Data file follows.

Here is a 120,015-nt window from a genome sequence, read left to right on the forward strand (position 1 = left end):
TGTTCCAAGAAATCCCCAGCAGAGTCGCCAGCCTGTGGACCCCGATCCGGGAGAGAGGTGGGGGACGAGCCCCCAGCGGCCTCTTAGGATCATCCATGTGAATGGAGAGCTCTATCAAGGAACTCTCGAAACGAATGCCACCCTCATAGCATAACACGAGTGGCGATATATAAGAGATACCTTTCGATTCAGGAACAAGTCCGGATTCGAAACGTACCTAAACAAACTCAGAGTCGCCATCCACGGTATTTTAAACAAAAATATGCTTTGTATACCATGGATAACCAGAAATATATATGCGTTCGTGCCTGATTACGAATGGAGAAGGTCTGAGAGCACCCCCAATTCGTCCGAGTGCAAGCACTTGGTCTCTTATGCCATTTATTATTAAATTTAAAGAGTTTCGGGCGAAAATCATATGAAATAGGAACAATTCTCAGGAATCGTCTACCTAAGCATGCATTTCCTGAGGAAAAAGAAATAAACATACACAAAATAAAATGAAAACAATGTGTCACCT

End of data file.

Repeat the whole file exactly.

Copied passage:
Here is a 120,015-nt window from a genome sequence, read left to right on the forward strand (position 1 = left end):
TGTTCCAAGAAATCCCCAGCAGAGTCGCCAGCCTGTGGACCCCGATCCGGGAGAGAGGTGGGGGACGAGCCCCCAGCGGCCTCTTAGGATCATCCATGTGAATGGAGAGCTCTATCAAGGAACTCTCGAAACGAATGCCACCCTCATAGCATAACACGAGTGGCGATATATAAGAGATACCTTTCGATTCAGGAACAAGTCCGGATTCGAAACGTACCTAAACAAACTCAGAGTCGCCATCCACGGTATTTTAAACAAAAATATGCTTTGTATACCATGGATAACCAGAAATATATATGCGTTCGTGCCTGATTACGAATGGAGAAGGTCTGAGAGCACCCCCAATTCGTCCGAGTGCAAGCACTTGGTCTCTTATGCCATTTATTATTAAATTTAAAGAGTTTCGGGCGAAAATCATATGAAATAGGAACAATTCTCAGGAATCGTCTACCTAAGCATGCATTTCCTGAGGAAAAAGAAATAAACATACACAAAATAAAATGAAAACAATGTGTCACCT